APSCUF President Dr. Kenneth M. Mash’s comments as prepared:

Chairwoman Shapira, governors, Chancellor Greenstein, presidents, and guests:

My name is Kenneth M. Mash, and I am the president of the Association of Pennsylvania State College and University Faculties, which is the union that represents the System’s faculty and coaches.

My colleagues and I are quite engaged with the System redesign. We see it as a chance to provide additional opportunities and to make some long-needed changes to the State System. It also has the potential to more wisely spend the Commonwealth’s dollars, which benefits all of our students and the citizens of the Commonwealth.

However, we do not view it as a panacea, particularly with regard to the crisis in college affordability.

The numbers presented yesterday with regard to the enrollment of people from lesser means were startling. But those numbers tell only part of the story. A story that is the result of the Commonwealth’s persistent disinvestment in public higher education. The result is increasing college costs.

Too many make the difficult choice not to go, which means that we cannot live up to the System’s legislative mandate to provide an affordable education. Continuous cuts means that we have cut out opportunities for students, which threatens our mandate to provide a high-quality college education. Those who do attend have to take on increasing debt.

The numbers are startling and, frankly, embarrassing.

There are tens of billions of dollars — $62 billion — in outstanding student debt in this Commonwealth.

If the governor’s 2019 proposed state appropriation is approved, funding for the State System of Higher Education (PASSHE) will be similar to what it was in 2005–06.

Of course, we appreciate the recent reinvestment in public higher education, especially for PASSHE. However, it is important to acknowledge that the Commonwealth has restored only $62.2 million of the $90.6 million cut in 2011. That $28 million difference does not even account for inflation!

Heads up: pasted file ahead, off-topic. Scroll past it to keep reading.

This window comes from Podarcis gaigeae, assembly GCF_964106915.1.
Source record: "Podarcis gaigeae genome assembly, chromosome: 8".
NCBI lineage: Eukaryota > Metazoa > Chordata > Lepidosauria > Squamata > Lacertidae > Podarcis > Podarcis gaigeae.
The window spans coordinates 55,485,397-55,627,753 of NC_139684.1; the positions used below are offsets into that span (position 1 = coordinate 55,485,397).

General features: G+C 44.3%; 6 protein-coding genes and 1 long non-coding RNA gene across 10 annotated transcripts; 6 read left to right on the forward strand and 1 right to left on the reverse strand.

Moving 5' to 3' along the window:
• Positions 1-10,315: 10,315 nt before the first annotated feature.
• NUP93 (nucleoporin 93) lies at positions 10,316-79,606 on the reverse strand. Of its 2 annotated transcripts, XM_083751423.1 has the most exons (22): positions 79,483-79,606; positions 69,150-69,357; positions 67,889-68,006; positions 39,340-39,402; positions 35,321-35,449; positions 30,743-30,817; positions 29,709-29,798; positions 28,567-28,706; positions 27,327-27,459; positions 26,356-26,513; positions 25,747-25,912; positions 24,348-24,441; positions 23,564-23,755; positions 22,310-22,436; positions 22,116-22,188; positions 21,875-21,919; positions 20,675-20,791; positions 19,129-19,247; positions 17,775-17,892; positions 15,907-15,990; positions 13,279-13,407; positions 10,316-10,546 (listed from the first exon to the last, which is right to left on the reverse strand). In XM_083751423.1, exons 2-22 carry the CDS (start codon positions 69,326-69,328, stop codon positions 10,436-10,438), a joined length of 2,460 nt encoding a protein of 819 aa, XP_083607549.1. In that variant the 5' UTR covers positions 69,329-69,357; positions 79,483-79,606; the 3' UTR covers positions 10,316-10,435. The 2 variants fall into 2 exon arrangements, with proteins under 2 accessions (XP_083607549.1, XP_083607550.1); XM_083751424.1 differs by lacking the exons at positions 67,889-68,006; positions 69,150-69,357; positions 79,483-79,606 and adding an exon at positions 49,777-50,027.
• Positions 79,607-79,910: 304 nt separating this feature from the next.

In 1991–92, the state allocation accounted for 55% of the cost for a full-time student (FTE). Since 2003, this percentage has steadily declined, and as of 2017 the state accounted for only 27% of funding per FTE. And that number has continued to shrink. This means that our policymakers have decided that today’s students should pick up 73% or more of the cost.

Pennsylvania ranks 48th in educational appropriations per full-time student. Our funding is $3,521 below the national average per full-time student.

To keep things in perspective, it is interesting to see just how much our universities would be receiving if funding had kept up with inflation. Adjusting to 2019 dollars, the State System’s allocation of $465.2 million would be $600 million. But today, we receive only $475 million.

Our system is being starved, and it is not enough for policymakers to shrug their shoulders. This is a policy choice.

In its 2018 “Best States” report, U.S. News and World Report ranked Pennsylvania 50th for higher education. 50th in the U.S. News. 51st in average student loan debt. 49th in student loan debt per capita. 48th in higher education support per capita.

It’s an embarrassment. It’s more than an embarrassment. It has made it more and more difficult for every part of our universities to best serve our students. More important, these conscious policy decisions are hurting a generation by denying them a real opportunity for a college education or straddling them with ridiculous loans. The implications of this for every Pennsylvanian are enormous.

My point here is that it behooves all of us when we talk to our legislators to present them with these stark facts.

We are, of course, appreciative of whatever additional money is sent to the System. But the overall picture is an embarrassment. Our public officials need to hear this in loud terms from a multitude of voices, and we believe it is the duty of everyone associated with this System to make the case that this generation of students deserves better.

Thank you for your time and attention.